The consensus on our INSIDE POLITICS panel seem to be that expedited recount request is more Yarbro showing his supporters that he is "dotting all the eyes and crossing all the Ts" to seek victory, rather than this being the first step towards formally contesting the race if the recounted numbers don't make him the winner. But stay tuned…will a fourth recount, yield a fourth different vote tally?


It is well over a week since the August 5 vote and second-place challenger, Lou Ann Zelenik will not concede defeat to State Senator Diane Black. Black is just a few hundred votes ahead of both her and third place finisher, State Senator Jim Tracy. Tracy has conceded, although he left open the door to retract that if more votes or a recount show something different.

Meantime, Black and Zelenik remain locked in a bitter court battle over the TV ads Zelenik ran against Black and her husband's company which does drug testing business with the state. Black says those ads are defamatory and she tried to get them removed from the air. That didn't happen, but now the legal issues threaten to continue to dominate the coming fall election.

Another very interesting possible development could be rumors that Zelenik may try to mount a write-campaign to win the congressional seat in November. Can you say goodbye to any semblance of GOP party unity in this race this fall? State party leaders might try to get everyone to come together and play nicely. But that looks like a long shot right now and might backfire and cause more problems if that was attempted.

Gaining the advantage out of all this is the Democratic Sixth District congressional nominee Brett Carter. The Iraq War veteran can take the high road here and talk about the issues, while his GOP opponents slug it out in court and in the media. Given his underdog and underfunded status in the race to succeed retiring Democratic Congressman Bart Gordon, this GOP fight could be his party's best chance to keep this seat on the blue side in November. It could also be the best way for the Republicans to blow an opportunity to lose what appeared to be a nearly slam dunk chance to pick up a congressional seat.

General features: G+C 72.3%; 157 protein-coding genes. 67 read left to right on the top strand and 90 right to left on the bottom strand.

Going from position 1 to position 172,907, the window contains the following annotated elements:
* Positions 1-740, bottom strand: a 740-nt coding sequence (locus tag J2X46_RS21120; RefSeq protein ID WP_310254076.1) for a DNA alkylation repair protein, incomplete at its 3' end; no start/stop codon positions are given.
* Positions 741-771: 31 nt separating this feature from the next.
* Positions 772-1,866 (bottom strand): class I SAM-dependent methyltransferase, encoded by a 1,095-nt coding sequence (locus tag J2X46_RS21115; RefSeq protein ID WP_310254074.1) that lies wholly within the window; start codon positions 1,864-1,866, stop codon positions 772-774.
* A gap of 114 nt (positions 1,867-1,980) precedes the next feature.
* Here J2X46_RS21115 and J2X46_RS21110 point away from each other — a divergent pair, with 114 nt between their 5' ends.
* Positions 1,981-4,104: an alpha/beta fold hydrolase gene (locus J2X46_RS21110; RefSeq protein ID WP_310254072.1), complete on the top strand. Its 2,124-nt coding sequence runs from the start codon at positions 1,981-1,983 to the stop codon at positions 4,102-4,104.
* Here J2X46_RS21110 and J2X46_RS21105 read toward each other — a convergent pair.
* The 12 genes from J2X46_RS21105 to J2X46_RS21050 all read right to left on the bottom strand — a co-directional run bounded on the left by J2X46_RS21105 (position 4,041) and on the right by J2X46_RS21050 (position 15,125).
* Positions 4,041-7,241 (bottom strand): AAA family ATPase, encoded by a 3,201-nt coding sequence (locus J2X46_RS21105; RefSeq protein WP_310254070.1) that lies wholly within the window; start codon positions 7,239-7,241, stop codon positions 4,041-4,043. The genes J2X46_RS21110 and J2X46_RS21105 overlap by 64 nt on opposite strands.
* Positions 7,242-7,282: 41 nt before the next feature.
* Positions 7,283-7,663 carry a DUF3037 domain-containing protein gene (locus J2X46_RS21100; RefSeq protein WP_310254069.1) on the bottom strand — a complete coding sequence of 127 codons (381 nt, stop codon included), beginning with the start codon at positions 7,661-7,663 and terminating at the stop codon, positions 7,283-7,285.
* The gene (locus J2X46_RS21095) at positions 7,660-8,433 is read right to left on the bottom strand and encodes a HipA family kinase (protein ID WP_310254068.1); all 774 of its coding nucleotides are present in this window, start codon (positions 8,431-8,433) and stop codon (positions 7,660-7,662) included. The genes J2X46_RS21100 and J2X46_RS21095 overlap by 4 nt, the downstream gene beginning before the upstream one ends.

While the GOP candidates in the Eighth Congressional race went after each other tooth and nail in the nastiest, more expensive primary in the country, they all now seem to be united behind the winner, farmer and gospel singer Stephen Fincher.

But that hasn't completely ended the political brickbats being thrown. The National Republican Congressional Committee has been criticizing Democratic nominee State Senator Roy Herron almost daily for his new TV ad with a pickup truck and just about anything else they can think of from his record.

Herron's folks are firing back in an e-mail trying to raise money for the campaign. They say his record is being distorted and that an outside seniors group running ads against him in the district (60-Plus) "opposes AARP" and is "a longtime advocate for privatizing Social Security." This is going to be another rough and tumble campaign this fall as the GOP sees another opportunity to pick up a congressional seat while the Democrats believe Herron is the type of candidate who can win in this largely rural district.


It is the consensus of our INSIDE POLITICS panel that both Fifth District Congressman Nashville Democrat Jim Cooper and Fourth District Congressman Democrat Lincoln Davis are favorites to hold their seat this fall. However this does appear to be a Republican year in Tennessee and across the nation, so winning re-election won't be easy.